by Todd Reppert
Roman Miller sat in the doctor’s office tapping his sole on the rug as if sending Morse code to the tenants below. His wife sat beside him smiling. He did not like it when she smiled. There was a time when this was not true. When they first met in high school, he liked to see her teeth, but now he preferred his companionship to be a bit more morose.
“Don’t be nervous, Mr. Miller.” The doctor, a woman with her office wallpapered in diplomas from institutions Ivy and otherwise, also smiled at Roman. “It’s completely natural for a man to harbor anxieties about the procedure. I can assure you, it’s quick and painless.”
“And the pills work?” He sheared a sliver of translucent skin off a cuticle with his front teeth.
“The procedure has been performed on over three hundred million men worldwide. The results speak for themselves. The benefits for middle-aged men like yourself seem to be even more significant.”
“The benefits are all anyone ever talks about,” Roman said.
“Honey.” His wife patted his fluctuating thigh.
“Why shouldn’t they, Mr. Miller? There are no side effects.”
“Except the one.”
“You have to see that urge in your loins as the drawback,” the doctor said, pulling a plastic model of the male genitalia into view on her desk, one of those displays where the pieces can be pulled apart and put back together to demonstrate a point. “Its absence can be a blessing.”
“Honey, we agreed.” His wife appeared nervous now. Her left eye twitched. She enjoyed hiding her anxiety, but Roman had recently discovered how her worries manifested themselves physically and it was always with her left eye. “This is best for our family. Think about the promotion they promised you once you have the procedure.”
“What sort of man will I be?” Roman looked with angst at both women in the room.
“I would say, Mr. Miller, that having the procedure allows you to be the best man you can be.” The doctor held the plastic model in the palm of her hand. “The data proves that men undergoing the procedure have above average IQs and a true love for their families. They want to be able to focus on what is important. You do not lose your sexual desire, you only disconnect from it when you do not require it. When you and your wife are ready for intercourse, you take an Odibil and within minutes you are aroused. For a couple of hours you have the urge and then it goes away until you require it again.”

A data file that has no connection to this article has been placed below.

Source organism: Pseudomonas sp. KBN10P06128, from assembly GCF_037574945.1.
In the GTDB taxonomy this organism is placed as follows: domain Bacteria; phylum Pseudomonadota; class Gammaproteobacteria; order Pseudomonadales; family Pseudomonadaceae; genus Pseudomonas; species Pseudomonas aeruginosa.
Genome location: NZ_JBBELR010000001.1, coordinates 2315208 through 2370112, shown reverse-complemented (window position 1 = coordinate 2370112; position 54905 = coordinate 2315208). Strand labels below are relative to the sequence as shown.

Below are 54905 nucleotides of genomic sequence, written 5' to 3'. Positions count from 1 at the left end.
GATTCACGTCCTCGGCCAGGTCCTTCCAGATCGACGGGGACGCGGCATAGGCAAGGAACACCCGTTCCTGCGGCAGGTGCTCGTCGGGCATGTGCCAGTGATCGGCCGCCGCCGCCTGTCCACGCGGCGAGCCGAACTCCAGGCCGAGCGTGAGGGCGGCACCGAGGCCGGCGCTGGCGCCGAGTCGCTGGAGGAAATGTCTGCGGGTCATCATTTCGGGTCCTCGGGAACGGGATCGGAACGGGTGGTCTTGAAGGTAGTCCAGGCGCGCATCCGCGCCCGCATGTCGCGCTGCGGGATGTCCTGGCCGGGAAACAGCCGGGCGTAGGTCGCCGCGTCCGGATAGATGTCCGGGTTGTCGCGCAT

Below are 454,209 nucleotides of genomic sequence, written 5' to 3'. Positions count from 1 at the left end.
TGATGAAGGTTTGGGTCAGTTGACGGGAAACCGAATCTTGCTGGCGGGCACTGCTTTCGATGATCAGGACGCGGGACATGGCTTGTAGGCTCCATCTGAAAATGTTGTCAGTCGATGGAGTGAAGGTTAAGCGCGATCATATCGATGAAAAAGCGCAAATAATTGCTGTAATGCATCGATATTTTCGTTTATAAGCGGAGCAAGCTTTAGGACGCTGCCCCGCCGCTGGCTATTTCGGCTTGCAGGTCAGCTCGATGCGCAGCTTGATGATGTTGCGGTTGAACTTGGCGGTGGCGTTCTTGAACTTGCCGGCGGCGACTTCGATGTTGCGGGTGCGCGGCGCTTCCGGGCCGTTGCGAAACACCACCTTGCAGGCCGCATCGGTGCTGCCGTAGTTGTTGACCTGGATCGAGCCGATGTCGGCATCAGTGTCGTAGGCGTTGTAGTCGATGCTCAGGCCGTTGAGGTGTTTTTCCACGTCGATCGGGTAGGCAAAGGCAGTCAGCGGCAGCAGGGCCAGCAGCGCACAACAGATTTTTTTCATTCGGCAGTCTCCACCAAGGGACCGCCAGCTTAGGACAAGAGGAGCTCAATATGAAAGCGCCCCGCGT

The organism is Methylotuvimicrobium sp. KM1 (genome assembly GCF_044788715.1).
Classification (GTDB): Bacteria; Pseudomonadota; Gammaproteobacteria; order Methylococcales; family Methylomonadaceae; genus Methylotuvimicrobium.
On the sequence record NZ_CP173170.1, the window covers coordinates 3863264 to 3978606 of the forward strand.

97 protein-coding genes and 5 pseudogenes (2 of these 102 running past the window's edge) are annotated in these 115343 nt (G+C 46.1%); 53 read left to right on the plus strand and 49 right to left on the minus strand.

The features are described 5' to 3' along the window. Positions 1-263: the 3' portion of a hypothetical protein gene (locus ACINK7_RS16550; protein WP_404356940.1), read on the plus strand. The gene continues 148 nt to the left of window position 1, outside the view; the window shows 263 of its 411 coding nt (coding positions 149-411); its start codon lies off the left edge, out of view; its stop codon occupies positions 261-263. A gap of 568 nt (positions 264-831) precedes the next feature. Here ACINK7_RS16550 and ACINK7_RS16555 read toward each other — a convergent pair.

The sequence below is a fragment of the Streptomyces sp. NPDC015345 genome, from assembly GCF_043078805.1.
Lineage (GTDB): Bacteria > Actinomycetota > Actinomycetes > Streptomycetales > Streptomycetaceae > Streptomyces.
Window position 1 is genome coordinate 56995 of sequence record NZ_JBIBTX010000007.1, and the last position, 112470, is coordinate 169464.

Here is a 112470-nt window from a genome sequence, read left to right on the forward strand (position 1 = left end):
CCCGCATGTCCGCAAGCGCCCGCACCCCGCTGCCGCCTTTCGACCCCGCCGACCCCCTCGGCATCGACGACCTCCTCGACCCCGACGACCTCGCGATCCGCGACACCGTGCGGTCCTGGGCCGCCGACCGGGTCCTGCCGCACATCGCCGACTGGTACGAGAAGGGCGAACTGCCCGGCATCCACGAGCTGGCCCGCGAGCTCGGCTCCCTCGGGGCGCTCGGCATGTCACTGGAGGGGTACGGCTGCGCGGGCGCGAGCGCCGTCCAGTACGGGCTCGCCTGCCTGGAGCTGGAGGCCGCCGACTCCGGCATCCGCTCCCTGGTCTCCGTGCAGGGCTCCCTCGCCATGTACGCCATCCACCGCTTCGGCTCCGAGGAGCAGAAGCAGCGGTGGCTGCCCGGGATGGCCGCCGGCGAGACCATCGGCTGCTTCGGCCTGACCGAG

“You mean until my wife requires it again.”
“Only she gets the prescription for the pills, right?” Roman stood up, but the room felt uneven as if it were tilting to the right. “I cannot just walk into a pharmacy and get a refill?” He held on to the chair’s arm as if he were on a bus careening wildly down the avenue.
“That is the way it has to work,” the doctor said. “Did you know, Mr. Miller, that countries where the most men have had the procedure have correspondingly higher GDP growth rates? Divorce rates are in the single digits. High school graduation rates exceeding 99%…”
Roman brushed his hand at the doctor. She must have thought he wanted her to stop talking, which he did, but what he really wanted was for her to put the plastic model in a drawer. The sight of it was upsetting.
“I feel sick,” he said. A sick deep in the gut, the prelude to some awful retching he feared he would be unable to control.
“A normal reaction,” the doctor tried to say with reassurance while pushing up the bridge of her glasses.
“Honey,” Miller’s wife whispered, pulling on his wrist to get him back into the chair. “We talked about this with the therapist.”
“Mr. and Mrs. Miller, after the procedure you will have no use for the trivialities of marriage counseling.”
Scattered amongst all the framed Latin-stenciled parchments on the wall were pictures of the doctor with a man of about her age.
“And your husband,” Roman asked. “Has he had the procedure?”
“One of the first.”
“Oh honey,” his wife cooed clutching his hands in hers now. “I want this for us so much.”
Roman looked at the plastic model in the doctor’s hand and up to her smiling mouth and the diplomas on the wall and the framed pictures of a happy couple and then at the joyful anticipation on his wife’s face. She had a look like that twenty years ago when they bought their first house, the one Roman thought was overpriced. He bought that house anyway, at full price.